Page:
lecture notes - 213.doc

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University of Toronto Mississauga
Lee Ann Fujii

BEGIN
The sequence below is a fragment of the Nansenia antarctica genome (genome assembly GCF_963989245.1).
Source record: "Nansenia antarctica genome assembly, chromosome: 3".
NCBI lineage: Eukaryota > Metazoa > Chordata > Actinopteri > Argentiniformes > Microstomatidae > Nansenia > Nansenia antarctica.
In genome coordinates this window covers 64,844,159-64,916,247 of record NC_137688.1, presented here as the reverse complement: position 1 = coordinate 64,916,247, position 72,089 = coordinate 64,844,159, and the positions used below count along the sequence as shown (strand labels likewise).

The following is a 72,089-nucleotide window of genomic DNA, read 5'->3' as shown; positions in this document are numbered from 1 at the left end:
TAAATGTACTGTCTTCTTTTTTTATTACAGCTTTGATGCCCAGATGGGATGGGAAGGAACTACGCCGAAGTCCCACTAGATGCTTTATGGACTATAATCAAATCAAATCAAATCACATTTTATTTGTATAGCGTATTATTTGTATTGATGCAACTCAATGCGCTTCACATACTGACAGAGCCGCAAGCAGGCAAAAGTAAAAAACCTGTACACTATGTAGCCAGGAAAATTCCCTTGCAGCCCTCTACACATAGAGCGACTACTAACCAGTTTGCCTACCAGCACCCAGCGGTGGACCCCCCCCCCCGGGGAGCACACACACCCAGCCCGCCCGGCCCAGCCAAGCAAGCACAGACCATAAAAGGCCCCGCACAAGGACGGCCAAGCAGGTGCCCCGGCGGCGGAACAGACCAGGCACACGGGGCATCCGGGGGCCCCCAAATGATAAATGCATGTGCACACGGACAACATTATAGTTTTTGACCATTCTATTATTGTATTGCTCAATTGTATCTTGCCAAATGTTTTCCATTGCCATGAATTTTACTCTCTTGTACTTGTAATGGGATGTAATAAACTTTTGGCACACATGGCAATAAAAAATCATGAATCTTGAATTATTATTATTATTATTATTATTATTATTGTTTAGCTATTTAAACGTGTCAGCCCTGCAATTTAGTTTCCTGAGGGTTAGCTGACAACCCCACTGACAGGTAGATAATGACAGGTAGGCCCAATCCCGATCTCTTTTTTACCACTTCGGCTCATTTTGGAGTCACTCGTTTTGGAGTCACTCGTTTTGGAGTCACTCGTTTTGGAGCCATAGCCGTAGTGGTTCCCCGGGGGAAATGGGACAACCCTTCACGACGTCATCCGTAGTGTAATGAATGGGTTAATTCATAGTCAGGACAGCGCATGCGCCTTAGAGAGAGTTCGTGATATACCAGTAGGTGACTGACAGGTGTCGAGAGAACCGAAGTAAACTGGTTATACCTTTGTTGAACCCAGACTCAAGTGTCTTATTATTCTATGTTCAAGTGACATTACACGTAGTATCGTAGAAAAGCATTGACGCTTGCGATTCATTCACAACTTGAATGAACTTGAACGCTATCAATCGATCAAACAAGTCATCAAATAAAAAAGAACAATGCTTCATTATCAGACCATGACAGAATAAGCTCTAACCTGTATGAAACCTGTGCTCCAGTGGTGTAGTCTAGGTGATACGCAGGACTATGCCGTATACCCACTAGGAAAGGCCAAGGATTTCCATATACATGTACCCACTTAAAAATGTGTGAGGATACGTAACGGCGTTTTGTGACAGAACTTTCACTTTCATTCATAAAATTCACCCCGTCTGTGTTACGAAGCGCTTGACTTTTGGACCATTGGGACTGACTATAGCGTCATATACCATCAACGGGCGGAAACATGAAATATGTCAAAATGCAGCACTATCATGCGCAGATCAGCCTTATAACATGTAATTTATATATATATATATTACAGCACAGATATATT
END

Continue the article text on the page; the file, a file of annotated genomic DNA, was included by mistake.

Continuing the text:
LECTURENOTESPSY213DEVELOPMENT AND AGINGLecture1Jan7LIFESPAN PERSPECTIVE DEFINING AGECHRONOLOGICAL AGEBIOLOGICALnumber of years since birthgrowth vs declinelegal retirementpensionrelative to life expectancygenetic clocksGENERATIONAL COHORTPSYCHOLOGICALexperiences world eventsquantityquality cognitionpeer comparisonscoping and adaptive capacitiesSELFPERCEPTIONDEFINITIONSOCIOCULTURALavailable timesocial roles and responsibilitiesinterdependenceDEFINITIONS OF AGECHRONOLOGICAL AGE how long we have been around since birthBIOLOGICAL AGE assessed by measuring the functioning of the various vital or lifelimiting organ systemsPSYCHOLOGICAL AGE functional level of the psychological abilities people use to adapt to changing environmental demandsSOCIOCULTURAL AGEspecific set of roles individuals adopt in relation to other members of society and culture to which they belongWHAT HAPPENS AS A PERSON AGESpositive and negative changes GERONTOLOGY study of aging from maturity thru old agemyths about aging lead to negative stereotypes of older peopleAGEISM a form of discrimination against older adults based on their age HEALTHY SUCCESSFUL AGINGmaturity growth completedstrengthskill experienceexpertiseknowledge wisdomindependence wealthcontribution to others leadershipLIFESPAN DEVELOPMENT BALTESmultidirectionality growth and declineplasticity learning and adaptation continueshistorical context time and culture of cohortmultiple causation biological psychological sociocultural and lifecycle forcesgrowth maintenance loss regulation1LECTURENOTESPSY213FORCES OF DEVELOPMENTbiological and physical physical characteristics and genetic effectspsychological cognition perception emotion personalitysociocultural interpersonal societal cultural ethniclifecycle different effects of env factors depending on point in lifeTHE CONTEXTUAL PARADIGMadults influence and are influence by life contexts includingpersonlevel factorsbiological health and physical skillspsychological emotionalmental skillsenvironmental factorsphysical environmentsocialculturalhistorical environmentsinterdisciplinary research approach and biocultural coconstructionismSHAPING DEVELOPMENT BASIC DETERMINANTSINFLUENCESnormative agegradedbiologycorrelated with agenormative historygradedinteractionsshared culturetimenonnormative environmentideosyncraticnaturenurtureuniversalcontext specific change stabilitychange continuitydiscontinuityFORMS OF DEVELOPMENTAL CHANGEDETERMINANTS OF ADULT DEVELOPMENTAL CHANGEnormative agegraded factorssimilar development across individuals and culturebrain maturationdeteriorationinformation processingsenses vision hearing abilities normative historygraded factorsdevelopmental influences closely related to specific historical societal economic eventscohortsthose born at the same timefactors can include differences in education economics health etcnormative or idiosyncratic eventsindividual variation of unique diverse biological and environmental eventsmultiple variables are influencedbiogenetic processesindividual life choicespositive or negative chance events2LECTURENOTESPSY213success in adapting to events MEANING OF AGEPRIMARY AGING normal diseasefree development during adulthoodSECONDARY AGING developmental changes that are unrelated to disease lifestyle and other environmentally induced changes that are not inevitableTERTIARY AGING rapid losses that occur shortly before deathOVERVIEW OF THE THEMESemphasize optimizing and constraining factorsaging involves intraindividual and interindividual changes and variabilityeffects of interacting cultural biological and experiential factorsdevelopmentinterplay btwn gainslossesSUCCESSFUL AGINGavoidance of disease and disabilitymaintenance of effective physical and cognitive capacity in later yearscontinued active engagement with life friends family hobbies activitiesfactors culture economics selfconcept support system etcTHEORETICAL ISSUES IN THE STUDY OF ADULT DEVELOPMENTDEVELOPMENT AS GAINS AND LOSSESsome competencies remain stablesome improve wisdom and decline memoryCOCONSTRUCTION OF BIOLOGY AND CULTUREinterplay of biogenetic and cultural factorsaging effects and interindividual differenceseffects immediate or gradually noticeableQUANTITATIVE AND QUALITATIVE CHANGEquantitative gradual and continuous amountCONTINUITYqualitative abrupt and stagelike typeVSSTAGESSTAGEWISE CHANGEimply dev discontinuity and qualitative changestages hierarchical additive abrupt transitionscompetent behavioursCONITNUOUS CHANGE3
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